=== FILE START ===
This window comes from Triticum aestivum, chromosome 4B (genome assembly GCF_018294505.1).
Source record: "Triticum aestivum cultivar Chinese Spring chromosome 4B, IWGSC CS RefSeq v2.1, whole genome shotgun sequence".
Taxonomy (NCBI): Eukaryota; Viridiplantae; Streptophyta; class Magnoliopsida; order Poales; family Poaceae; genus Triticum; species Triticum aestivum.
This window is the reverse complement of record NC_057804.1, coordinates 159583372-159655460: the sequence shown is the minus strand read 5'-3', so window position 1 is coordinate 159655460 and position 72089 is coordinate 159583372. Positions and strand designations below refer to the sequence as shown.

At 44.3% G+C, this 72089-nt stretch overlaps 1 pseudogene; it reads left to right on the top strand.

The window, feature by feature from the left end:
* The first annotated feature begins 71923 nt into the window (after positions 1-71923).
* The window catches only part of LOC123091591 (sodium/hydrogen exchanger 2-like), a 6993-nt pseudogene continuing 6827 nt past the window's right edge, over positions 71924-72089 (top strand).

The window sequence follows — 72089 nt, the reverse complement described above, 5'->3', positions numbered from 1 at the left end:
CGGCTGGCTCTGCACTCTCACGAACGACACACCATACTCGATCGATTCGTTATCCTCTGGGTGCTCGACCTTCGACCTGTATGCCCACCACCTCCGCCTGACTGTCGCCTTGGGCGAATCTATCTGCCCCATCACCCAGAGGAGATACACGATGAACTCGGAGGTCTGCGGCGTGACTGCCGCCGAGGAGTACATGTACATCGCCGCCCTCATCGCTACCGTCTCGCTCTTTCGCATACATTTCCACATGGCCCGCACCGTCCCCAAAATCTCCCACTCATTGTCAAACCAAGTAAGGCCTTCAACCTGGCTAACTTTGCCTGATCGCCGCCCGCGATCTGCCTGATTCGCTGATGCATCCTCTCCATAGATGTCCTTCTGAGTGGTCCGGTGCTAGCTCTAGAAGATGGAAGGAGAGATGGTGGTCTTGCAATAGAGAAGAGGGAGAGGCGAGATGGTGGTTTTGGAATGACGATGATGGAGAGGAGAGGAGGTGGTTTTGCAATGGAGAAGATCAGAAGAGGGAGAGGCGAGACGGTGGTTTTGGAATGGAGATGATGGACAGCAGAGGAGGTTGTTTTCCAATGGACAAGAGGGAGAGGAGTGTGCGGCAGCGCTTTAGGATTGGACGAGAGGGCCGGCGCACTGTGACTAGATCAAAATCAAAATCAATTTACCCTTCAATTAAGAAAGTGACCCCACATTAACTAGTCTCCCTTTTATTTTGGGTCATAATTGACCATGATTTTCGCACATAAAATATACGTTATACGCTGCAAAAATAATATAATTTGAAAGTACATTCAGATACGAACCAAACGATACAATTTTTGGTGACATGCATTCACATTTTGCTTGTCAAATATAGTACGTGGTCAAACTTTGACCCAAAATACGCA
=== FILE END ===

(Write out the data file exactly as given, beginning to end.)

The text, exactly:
This window comes from Triticum aestivum, chromosome 4B (genome assembly GCF_018294505.1).
Source record: "Triticum aestivum cultivar Chinese Spring chromosome 4B, IWGSC CS RefSeq v2.1, whole genome shotgun sequence".
Taxonomy (NCBI): Eukaryota; Viridiplantae; Streptophyta; class Magnoliopsida; order Poales; family Poaceae; genus Triticum; species Triticum aestivum.
This window is the reverse complement of record NC_057804.1, coordinates 159583372-159655460: the sequence shown is the minus strand read 5'-3', so window position 1 is coordinate 159655460 and position 72089 is coordinate 159583372. Positions and strand designations below refer to the sequence as shown.

At 44.3% G+C, this 72089-nt stretch overlaps 1 pseudogene; it reads left to right on the top strand.

The window, feature by feature from the left end:
* The first annotated feature begins 71923 nt into the window (after positions 1-71923).
* The window catches only part of LOC123091591 (sodium/hydrogen exchanger 2-like), a 6993-nt pseudogene continuing 6827 nt past the window's right edge, over positions 71924-72089 (top strand).

The window sequence follows — 72089 nt, the reverse complement described above, 5'->3', positions numbered from 1 at the left end:
CGGCTGGCTCTGCACTCTCACGAACGACACACCATACTCGATCGATTCGTTATCCTCTGGGTGCTCGACCTTCGACCTGTATGCCCACCACCTCCGCCTGACTGTCGCCTTGGGCGAATCTATCTGCCCCATCACCCAGAGGAGATACACGATGAACTCGGAGGTCTGCGGCGTGACTGCCGCCGAGGAGTACATGTACATCGCCGCCCTCATCGCTACCGTCTCGCTCTTTCGCATACATTTCCACATGGCCCGCACCGTCCCCAAAATCTCCCACTCATTGTCAAACCAAGTAAGGCCTTCAACCTGGCTAACTTTGCCTGATCGCCGCCCGCGATCTGCCTGATTCGCTGATGCATCCTCTCCATAGATGTCCTTCTGAGTGGTCCGGTGCTAGCTCTAGAAGATGGAAGGAGAGATGGTGGTCTTGCAATAGAGAAGAGGGAGAGGCGAGATGGTGGTTTTGGAATGACGATGATGGAGAGGAGAGGAGGTGGTTTTGCAATGGAGAAGATCAGAAGAGGGAGAGGCGAGACGGTGGTTTTGGAATGGAGATGATGGACAGCAGAGGAGGTTGTTTTCCAATGGACAAGAGGGAGAGGAGTGTGCGGCAGCGCTTTAGGATTGGACGAGAGGGCCGGCGCACTGTGACTAGATCAAAATCAAAATCAATTTACCCTTCAATTAAGAAAGTGACCCCACATTAACTAGTCTCCCTTTTATTTTGGGTCATAATTGACCATGATTTTCGCACATAAAATATACGTTATACGCTGCAAAAATAATATAATTTGAAAGTACATTCAGATACGAACCAAACGATACAATTTTTGGTGACATGCATTCACATTTTGCTTGTCAAATATAGTACGTGGTCAAACTTTGACCCAAAATACGCA